Since the beginning of civilization, the Sinai has been one of the most important crossroads to human expansion. Millennia ago, the Pharaohs created a path through the peninsula connecting Egypt to Jerusalem. For the Pharaohs, Sinai served as an easily protected barrier allowing ancient Egypt to blossom unthreatened. Later in the third century BC, it was the stage for the Israelites' exodus out of Egypt. The Romans and Nabateans used an east-west desert route that later became the
Darb El-Hajj
, or the pilgrim's way, to Mecca. In modern times, Sinai's role as a crossroads grew even more pronounced with the completion of the Suez Canal. The strategic significance of this desert wedge and the many people that lay claim to it still yield clashes in the region, most recently in a wave of terrorist attacks by Islamist groups targeting foreign tourists. A series of bombs in Taba in 2004 killed 34 people, then horrific blasts in Sharm El-Sheikh in July 2005 claimed 89 lives, mainly Egyptian, to become the deadliest terrorist attack in the county's history. Dahab witnessed a further terror attack in 2006. Not surprisingly, a security crackdown ensued - but although tourist numbers decreased dramatically for a time, foreigners are now flocking back to Sharm El-Sheikh and development continues at a furious pace. It is the coastline north of Dahab, in the past lively with Israeli backpackers, that has really suffered and many of the pristine beaches now lie empty but for sagging palm-reed huts.

While most backpackers and more rugged travellers journey overland from Cairo or Israel, or by ship from Hurghada or Jordan, many now fly to Sinai direct via Sharm El-Sheikh airport. And although tourism is generating jobs and bringing in lots of foreign currency, the hasty pace of development in Sinai is of great concern to many. Since the peninsula was returned to Egypt in the early 1980s, South Sinai alone has seen the onslaught of almost 25,000 hotel rooms. The waste of perpetual construction coupled with the overload of tourists and careless divers is resulting in the rapid deterioration of Sinai's main tourist asset: the rich life of the surrounding seas. Add to this the government's North Sinai Agricultural Development Project - a multibillion dollar effort intending to relocate three million Nile Valley residents by 2017. Key to the project is the building of the Salaam canal, a huge and almost finished undertaking that will transport recycled waste water and Nile water through the north of Sinai. How it will impact on the enchantment of Sinai and its Bedouin inhabitants has yet to be determined.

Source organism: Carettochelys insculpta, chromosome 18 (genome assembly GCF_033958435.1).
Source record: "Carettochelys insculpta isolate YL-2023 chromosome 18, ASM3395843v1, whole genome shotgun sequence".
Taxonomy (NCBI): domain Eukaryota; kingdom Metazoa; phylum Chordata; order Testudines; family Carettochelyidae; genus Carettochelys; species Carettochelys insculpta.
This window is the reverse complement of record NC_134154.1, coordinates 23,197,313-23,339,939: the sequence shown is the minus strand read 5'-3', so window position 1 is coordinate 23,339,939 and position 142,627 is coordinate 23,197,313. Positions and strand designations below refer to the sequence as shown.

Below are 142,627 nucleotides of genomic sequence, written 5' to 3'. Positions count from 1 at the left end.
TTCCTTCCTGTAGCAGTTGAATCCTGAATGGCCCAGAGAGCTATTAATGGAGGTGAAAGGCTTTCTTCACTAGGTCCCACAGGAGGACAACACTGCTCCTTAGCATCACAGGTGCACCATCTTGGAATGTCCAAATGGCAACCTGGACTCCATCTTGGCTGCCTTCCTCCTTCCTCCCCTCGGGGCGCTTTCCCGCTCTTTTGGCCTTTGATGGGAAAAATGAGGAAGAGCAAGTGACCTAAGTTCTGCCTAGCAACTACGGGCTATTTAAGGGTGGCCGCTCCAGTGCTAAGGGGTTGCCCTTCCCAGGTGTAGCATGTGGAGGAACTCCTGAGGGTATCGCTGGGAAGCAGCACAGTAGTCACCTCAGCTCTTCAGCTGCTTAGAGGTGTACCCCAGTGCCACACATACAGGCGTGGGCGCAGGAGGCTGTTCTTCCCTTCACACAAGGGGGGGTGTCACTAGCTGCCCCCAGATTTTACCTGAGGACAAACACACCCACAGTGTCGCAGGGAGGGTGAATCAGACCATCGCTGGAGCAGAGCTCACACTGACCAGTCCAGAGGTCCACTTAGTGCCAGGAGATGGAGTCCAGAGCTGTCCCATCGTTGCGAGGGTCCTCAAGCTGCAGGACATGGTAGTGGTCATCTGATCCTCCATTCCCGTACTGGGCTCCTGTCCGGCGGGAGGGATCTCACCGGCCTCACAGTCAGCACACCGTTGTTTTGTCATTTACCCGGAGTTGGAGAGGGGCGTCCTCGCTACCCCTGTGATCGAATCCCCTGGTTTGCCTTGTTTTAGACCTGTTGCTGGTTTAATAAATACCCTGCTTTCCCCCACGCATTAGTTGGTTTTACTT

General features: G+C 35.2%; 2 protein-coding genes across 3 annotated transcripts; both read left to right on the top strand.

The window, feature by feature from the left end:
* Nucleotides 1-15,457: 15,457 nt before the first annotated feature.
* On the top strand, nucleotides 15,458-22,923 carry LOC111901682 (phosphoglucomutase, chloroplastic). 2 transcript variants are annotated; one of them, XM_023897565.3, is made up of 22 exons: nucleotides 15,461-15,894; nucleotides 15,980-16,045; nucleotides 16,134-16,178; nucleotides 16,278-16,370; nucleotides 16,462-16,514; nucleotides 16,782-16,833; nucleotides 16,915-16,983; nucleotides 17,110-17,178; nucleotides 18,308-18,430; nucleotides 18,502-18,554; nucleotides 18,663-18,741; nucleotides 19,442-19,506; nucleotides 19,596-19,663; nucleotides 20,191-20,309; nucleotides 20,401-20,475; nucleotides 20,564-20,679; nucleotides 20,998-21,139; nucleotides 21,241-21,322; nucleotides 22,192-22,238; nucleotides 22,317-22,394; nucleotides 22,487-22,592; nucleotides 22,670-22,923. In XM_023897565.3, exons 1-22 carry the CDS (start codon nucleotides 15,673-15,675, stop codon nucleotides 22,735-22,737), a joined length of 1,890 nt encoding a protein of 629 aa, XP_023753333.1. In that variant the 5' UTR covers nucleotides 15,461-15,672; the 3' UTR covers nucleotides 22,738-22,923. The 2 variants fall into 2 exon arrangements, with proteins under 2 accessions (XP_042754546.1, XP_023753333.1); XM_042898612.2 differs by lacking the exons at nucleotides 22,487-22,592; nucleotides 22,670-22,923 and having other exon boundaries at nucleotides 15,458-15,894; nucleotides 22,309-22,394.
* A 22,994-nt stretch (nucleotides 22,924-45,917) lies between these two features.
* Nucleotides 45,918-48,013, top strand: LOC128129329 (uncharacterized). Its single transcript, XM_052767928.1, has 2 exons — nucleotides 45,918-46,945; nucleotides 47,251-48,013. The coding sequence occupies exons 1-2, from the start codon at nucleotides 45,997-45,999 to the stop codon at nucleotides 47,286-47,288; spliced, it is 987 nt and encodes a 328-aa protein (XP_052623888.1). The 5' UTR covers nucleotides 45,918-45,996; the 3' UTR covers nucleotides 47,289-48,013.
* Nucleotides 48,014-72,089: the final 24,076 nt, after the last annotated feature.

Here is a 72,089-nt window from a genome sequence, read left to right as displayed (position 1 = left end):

Never allow your driver to stray off the tracks in the desert because in the National Parks it is illegal and because many areas still have mines. Maps of mined areas are unreliable, mines are moved in flood waters and remain hidden. This is a general warning for all desert-border areas of Egypt and the Western Desert but is especially pertinent to Sinai.

Sinai's Protected Areas

With the Red Sea surpassing the antiquities as Egypt's prime tourist attraction, authorities
are taking measures to protect the asset that is at the heart of the industry. This protection has taken the form of a network of protected areas along the coast from
Ras Mohammed National Park
Nabq Managed Resource Protected Area
Ras Abu Galum Managed Resource Protected Area
to the
Taba Managed Resource Protected Area
, and
St Catherine's National Park
, which covers a huge swathe of the southern mountains. With more and more tourists and developments keen to witness the unspeakable beauty of this land, the presence and sustainability of the National Parks is increasingly essential to the region's survival.

This is edited copy from Footprint Handbooks. For comprehensive details (incl address, tel no, directions, opening times and prices) please refer to book or individual chapter PDF
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